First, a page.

Jessica, wonderful commentary and photos of the land below the wind.

  8. Margie Singer
    August 19, 2014

    Jessica, I am so proud of the way you’re writing. This is beautiful — so filled with images and description that helps us feel like we’re there with you. What an adventure you’re having! I’m delighted for you.

  9. Paulette Woods
    August 16, 2014

    Wow Jessica you certainly are having interesting adventures with Mom and Dad. I saw the chair you and Grandma made last week. You are blessed with and amazing family. I look forward to more of your’s, Russell’s and your parents stories. I LOVE NATIONAL GEOGRPHIC AND WHAT THEY DO!!!!!

  10. Gordon Laman
    August 16, 2014

    Beautiful writing, very descriptive. You make me feel I am back there again after 26 years. You and Russell did really well on the video making.

  11. Benny
    August 16, 2014

    Excellent writing. thanks also for the recording of the sounds. I am listening as I write.
    Looking forward to see you at the end of the month. “uncle” Benny.

  12. sebastian
    August 15, 2014

    también me gusta mucho la naturaleza y mantengo en excursiones y enseñándoles amis amigos sobre el cuidado del medio ambiente, como hago un vídeo sobre los mejores lugares de Manizales/ Caldas /Colombia SOLO necesitamos el apoyo de una cámara por algunos dias y asi también conozcan lo hermoso de nuestra región cafetera que es una aventura mágica y maravillosa para la gente. gracias por su respuesta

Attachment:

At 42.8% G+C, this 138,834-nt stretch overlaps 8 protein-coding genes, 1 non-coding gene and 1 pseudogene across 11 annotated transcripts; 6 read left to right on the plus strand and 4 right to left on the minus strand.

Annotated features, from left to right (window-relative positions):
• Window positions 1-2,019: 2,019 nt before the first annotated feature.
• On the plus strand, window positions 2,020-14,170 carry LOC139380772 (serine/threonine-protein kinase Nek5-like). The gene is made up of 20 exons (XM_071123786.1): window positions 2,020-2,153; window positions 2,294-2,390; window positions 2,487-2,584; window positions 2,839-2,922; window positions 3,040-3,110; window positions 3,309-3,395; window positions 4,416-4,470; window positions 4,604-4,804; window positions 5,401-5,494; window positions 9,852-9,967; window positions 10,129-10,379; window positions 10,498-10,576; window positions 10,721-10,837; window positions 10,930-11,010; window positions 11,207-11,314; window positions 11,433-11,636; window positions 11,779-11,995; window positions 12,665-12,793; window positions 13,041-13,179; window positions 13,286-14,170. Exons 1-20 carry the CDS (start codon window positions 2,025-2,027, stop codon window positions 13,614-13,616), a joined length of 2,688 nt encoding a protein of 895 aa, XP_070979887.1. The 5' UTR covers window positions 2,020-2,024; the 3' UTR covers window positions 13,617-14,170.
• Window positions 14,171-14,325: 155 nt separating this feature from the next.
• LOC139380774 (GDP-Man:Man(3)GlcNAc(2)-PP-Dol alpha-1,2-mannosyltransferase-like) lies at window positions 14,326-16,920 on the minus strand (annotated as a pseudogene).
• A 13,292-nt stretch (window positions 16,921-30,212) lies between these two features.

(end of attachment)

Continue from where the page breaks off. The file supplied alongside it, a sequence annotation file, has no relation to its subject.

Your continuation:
13. Melody Fox
    August 15, 2014

    p.s.: The video doesn’t open…

    • Alexa Keefe
      August 15, 2014

      Thank you, Melody. We are looking into it. In the meantime, you may want to try viewing the post in Chrome.

  14. Melody Fox
    August 15, 2014

    How interesting, Jessica! Thank you so much for sharing your stories… (~_*)

    While reading, since I have a vivid fantasy (and have also experienced similar situations during my childhood and adolescence), I can just see you guyz… (;o)*

    It’s amazing on how well you write, being a 10-year old! (is it all yours, or has it been edited and proof-read by your dad or mom? lol )

    May you and your family walk in sunshine,
    Melody Fox (aka the Princess of Rock)
    Love Peace Music (always and forever…)

  15. Vivian Montalva Sepuñlveda
    August 15, 2014

    Que fascinante y hermoso trabajo que realizas me encantaría hacer en forma profesional lo que tu haces. Pero lo que yo hago es muy básico en comparación a ti. Pero le seguiré haciendo lo mejor de mi par ser mas profesional en lo que yo hago solo por pasión y amor a naturaleza. Me encanto te felicito

  16. prasanth
    August 15, 2014

    nice

  17. Thesa
    August 15, 2014

    How an interesting story you’ve shared, Jessica…I awe the way you spent your childhood with your parents, exploring the nature..:)

  18. tova
    August 15, 2014

    Thats my province who i work and stay now…

  19. Anuga
    August 14, 2014

    I have learned many new things from your story. Thanks for such an interesting story & great pictures too.

  20. clare farrar
    August 14, 2014

    What a blessed childhood you are having. I love reading your blog

  21. Joyce Knott
    August 14, 2014

    Wonderful story! You write so beautifully, Jessica. I’m so very, very proud of you and Russell!

  22. antonio perez valdez
    August 14, 2014

    In spanish of the MEXICO for please…

  23. Fredrick Musa
    August 14, 2014

    Hey guy thank so much to see next time.

Add Your Comments

All fields required.